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West Palm Beach Police Department using ShotSpotter to detect celebratory gunfire

'Gunfire is illegal and what goes up must come down,' officer says
Posted at 9:58 PM, Dec 30, 2021
and last updated 2021-12-30 23:55:50-05

WEST PALM BEACH, Fla. — West Palm Beach Police Department Sgt. Joe Myers is going door to door with his team in West Palm Beach.

"Today we're out just educating the public within the city in reference to celebratory gunfire, the dangers of it," he said.

Sgt. Myers said knocking on doors and getting that face-to-face interaction really helps make a difference.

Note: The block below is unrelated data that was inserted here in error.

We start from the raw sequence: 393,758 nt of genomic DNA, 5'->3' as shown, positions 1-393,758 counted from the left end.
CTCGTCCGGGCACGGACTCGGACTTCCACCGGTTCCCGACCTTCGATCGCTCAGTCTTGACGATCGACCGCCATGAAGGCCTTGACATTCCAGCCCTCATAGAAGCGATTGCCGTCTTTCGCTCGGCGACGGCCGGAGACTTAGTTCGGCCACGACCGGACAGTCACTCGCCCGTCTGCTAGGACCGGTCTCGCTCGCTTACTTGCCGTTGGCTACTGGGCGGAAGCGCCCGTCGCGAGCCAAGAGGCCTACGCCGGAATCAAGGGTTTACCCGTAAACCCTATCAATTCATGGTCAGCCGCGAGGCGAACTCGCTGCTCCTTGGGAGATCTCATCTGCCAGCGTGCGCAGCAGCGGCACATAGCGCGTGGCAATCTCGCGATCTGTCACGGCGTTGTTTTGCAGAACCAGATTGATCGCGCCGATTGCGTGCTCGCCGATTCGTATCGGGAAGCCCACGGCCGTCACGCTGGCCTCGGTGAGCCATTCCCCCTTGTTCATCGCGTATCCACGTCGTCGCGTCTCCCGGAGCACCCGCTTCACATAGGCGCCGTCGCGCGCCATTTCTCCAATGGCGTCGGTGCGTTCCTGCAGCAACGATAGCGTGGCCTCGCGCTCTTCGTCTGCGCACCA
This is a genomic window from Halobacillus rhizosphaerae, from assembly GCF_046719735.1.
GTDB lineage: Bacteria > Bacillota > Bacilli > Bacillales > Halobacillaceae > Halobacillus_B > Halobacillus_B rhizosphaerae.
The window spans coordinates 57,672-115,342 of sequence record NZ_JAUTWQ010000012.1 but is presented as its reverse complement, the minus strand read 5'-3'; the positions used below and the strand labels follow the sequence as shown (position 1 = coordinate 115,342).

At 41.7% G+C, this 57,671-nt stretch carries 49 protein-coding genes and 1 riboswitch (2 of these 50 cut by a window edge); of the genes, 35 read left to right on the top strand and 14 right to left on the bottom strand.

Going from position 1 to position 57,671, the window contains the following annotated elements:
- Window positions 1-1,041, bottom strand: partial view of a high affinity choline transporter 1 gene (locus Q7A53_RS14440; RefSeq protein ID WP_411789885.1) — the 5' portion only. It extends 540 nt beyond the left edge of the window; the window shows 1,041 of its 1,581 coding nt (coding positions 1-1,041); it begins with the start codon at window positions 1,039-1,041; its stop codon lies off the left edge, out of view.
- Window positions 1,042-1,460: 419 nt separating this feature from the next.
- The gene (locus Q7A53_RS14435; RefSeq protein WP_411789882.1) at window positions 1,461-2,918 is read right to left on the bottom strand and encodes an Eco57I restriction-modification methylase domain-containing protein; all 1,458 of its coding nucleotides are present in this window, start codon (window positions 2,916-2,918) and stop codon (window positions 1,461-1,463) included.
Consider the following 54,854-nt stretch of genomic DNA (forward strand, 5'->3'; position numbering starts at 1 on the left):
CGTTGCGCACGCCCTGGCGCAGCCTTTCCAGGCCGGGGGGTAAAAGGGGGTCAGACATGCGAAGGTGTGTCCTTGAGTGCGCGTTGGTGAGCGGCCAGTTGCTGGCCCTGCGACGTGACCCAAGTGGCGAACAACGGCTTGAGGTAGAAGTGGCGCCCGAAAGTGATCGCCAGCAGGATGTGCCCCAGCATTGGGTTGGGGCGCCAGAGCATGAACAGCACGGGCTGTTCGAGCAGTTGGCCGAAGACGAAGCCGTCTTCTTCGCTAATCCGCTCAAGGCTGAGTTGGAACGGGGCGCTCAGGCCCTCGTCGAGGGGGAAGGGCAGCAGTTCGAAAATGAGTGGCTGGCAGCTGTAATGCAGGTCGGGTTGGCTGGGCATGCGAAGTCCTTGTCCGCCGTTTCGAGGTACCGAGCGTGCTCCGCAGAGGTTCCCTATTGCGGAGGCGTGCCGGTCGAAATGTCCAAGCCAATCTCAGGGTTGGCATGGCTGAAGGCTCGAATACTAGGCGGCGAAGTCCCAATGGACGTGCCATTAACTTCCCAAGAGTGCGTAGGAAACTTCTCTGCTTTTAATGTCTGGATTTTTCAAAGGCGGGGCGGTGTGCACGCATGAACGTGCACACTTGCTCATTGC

"Over the last year or so we've had for New Year's Eve gunfire goes off," he said.

The risk is real when it comes to stray bullets to ring in the new year. That's where a critical piece of technology can help.

The West Palm Beach Police Department uses a "ShotSpotter." The system can detect gunshots anywhere in the city. Since going live in 2018, celebratory gunfire has gone down 48% and incidents involving bullets are down 62%.

"That's nice, that's a nice thing," Miclaude Ace said.

Ace said he knows the danger. He's seen the damage that can be done by stray bullets fired during New Year's celebrations.

"One day I remember it was New Year's and I went to my roof, and I see a bullet in my roof. I didn't even know where it came from," said Ace.

Sgt. Myers said people need to understand that gunfire is illegal and what goes up, must come down.

Sgt. Myers went on to say stray bullets can cause property damage to fatal injuries.

He said going door to door is one way of trying to keep the community safe.